There have been myths and legends surrounding cannabis almost since its discovery. While the rumors surrounding this magical plant have changed over the centuries, the prohibition and intentional suppression of information added fuel to the fire. One such myth is the infamous contact high. It is rumored that one either can or cannot get “high” from inhaling secondhand marijuana smoke. While it is fun to argue either side, the idea of possible effects of secondhand smoke can be life changing for someone who is sober or could be drug tested. If you’re looking to end the debate of the contact high, look no further. Scientists have turned their attention to the contact high phenomenon and conducted legitimate research to find a conclusion. We’ll be adding to your ever growing database of cannabis trivia and busting the contact high myth.
Is secondhand pot smoke psychoactive?
The short answer is yes, but some smoke is more psychoactive than others. We’re talking science, and as always, there are variables to consider. The potency of secondhand smoke is dependent on a number of factors such as the method of consumption and the smoking style of the individual who is doing the smoking. A study published by the British Journal of Anesthesia in 1999 discusses some of these numbers. When a person smokes a joint, about 50% of the THC and other cannabinoids are inhaled. The amount of THC that is absorbed into the lungs depends on the smoker. The longer someone holds in their hit, the more THC will be absorbed. The article mentioned that if someone holds the smoke in their lungs for some seconds, chances are that all of the cannabinoids will be absorbed, leaving the secondhand smoke virtually non-psychoactive. If someone immediately exhales after inhaling pot smoke, there will still be a sizable amount of THC in the smoke. The other factor to the smoke itself is the smoke that doesn’t get inhaled. This is where the method of consumption comes into play. When smoking out of a pipe, bong or vaporizer there is little to no residual smoke that is not inhaled by the smoker. When smoking a joint there is a small, but constant stream of smoke emanating from the lit end. Since that smoke hasn’t been inhaled, it is psychoactive with about 50% of the plant’s present cannabinoids.
Will secondhand smoke cause a failed drug test?
Much like the psycho-activity of secondhand smoke, there are various elements to consider such as the amount of smoke in the air, the size of space you’re in, and the space’s ventilation. A 2015 study published by NCBI took to the “contact high” debate and examined the exposure to secondhand marijuana smoke of non-smokers in ventilated and non ventilated areas. They constructed a chamber for the subjects to smoke in that was designed for ventilation control. After each experiment the non smokers were tested for THC levels in the blood and urine. The non-smokers gave a self assessment of any mental changes as well as a Digit Symbol Substitution Task to determine their performance. The first experiment was conducted in the non-ventilated chamber with six smokers who were all smoking joints. All participants were inside the chamber for one hour. The results showed that the non-smokers tested positive at 20-50 mg/ml in their urine as well as notable changes in their performance and mental state. In non-scientific terms, they got a contact high and it showed up on a urine test. They found that none of the non-smokers in the ventilated experiment tested positive for THC in their urine. Though there weren’t quantifiable amounts of THC in the systems of the nonsmokers in the ventilated chamber, a few participants reported feeling various effects such as fatigue and the munchies.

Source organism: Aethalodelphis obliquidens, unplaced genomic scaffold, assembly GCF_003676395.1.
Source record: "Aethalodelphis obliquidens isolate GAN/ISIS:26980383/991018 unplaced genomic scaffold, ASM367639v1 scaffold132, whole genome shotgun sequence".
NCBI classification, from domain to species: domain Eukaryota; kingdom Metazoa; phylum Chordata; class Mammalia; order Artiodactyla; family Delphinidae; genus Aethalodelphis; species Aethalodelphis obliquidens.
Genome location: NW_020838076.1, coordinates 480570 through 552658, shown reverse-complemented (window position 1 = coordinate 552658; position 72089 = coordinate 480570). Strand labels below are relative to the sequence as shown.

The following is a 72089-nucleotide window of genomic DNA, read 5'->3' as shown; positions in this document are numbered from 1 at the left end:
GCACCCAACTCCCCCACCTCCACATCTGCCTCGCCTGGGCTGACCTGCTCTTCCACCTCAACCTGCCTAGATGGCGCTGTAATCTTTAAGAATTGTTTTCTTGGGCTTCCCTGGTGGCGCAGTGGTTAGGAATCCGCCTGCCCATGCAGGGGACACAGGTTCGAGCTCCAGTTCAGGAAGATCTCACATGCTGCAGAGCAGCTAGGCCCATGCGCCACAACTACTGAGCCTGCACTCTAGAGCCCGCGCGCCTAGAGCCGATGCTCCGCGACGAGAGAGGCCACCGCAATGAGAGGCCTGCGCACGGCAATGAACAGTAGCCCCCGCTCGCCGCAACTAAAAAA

So, is the “contact high” fact or myth?
After going through the data from the studies that have been conducted, it’s safe to say that the mythical contact high isn’t mythical after all. However, it is harder to get high from secondhand smoke than some may have thought. In order to get a contact high, one must be in an unventilated space with people who are smoking joints or inefficiently smoking in other ways for an extended amount of time. These conditions will cause somebody to fail a drug test as well. If someone is smoking in a well ventilated area or outside, the chances of getting high from the secondhand smoke or failing a drug test are small. Since there are so many variables to consider in terms of the effects of secondhand marijuana smoke, it is up to the individual to determine if it is safe and/or worth potential amounts of THC in their system.
Tips for limiting secondhand smoke
- Don’t “smoke” your weed
The best way to avoid secondhand smoke is to avoid smoking. Since most of the cannabinoids are absorbed by the lungs when inhaled, dab pens, vaporizers, edibles, or tinctures are great ways to reduce the amount of THC in the air.
- Smoke in a well-ventilated area
The results of the 2015 study found that the non-smokers tested negative for THC in the ventilated chamber, so smoking with the window open or in a backyard is a great option if you’re with someone who doesn’t wish to inhale second-hand THC.
Tips for a proper” hotbox”
- Close the windows
The experiment found that the unventilated chamber produced higher amounts of THC in the urine of the non-smokers than in the ventilated area.
- Smoke joints
As mentioned before, joints are the least efficient method of consumption in terms of how many cannabinoids are lost from the tip of the joint. Smoking joints will ensure that there is more residual THC floating in the air.
We know some of you pot-smoking readers are interested in a proper “hot box”, now you have science on your side. We don’t encourage any unsafe behavior and recommend some ventilation for proper air quality and oxygen levels. As always, thank you for reading and please, consume responsibly.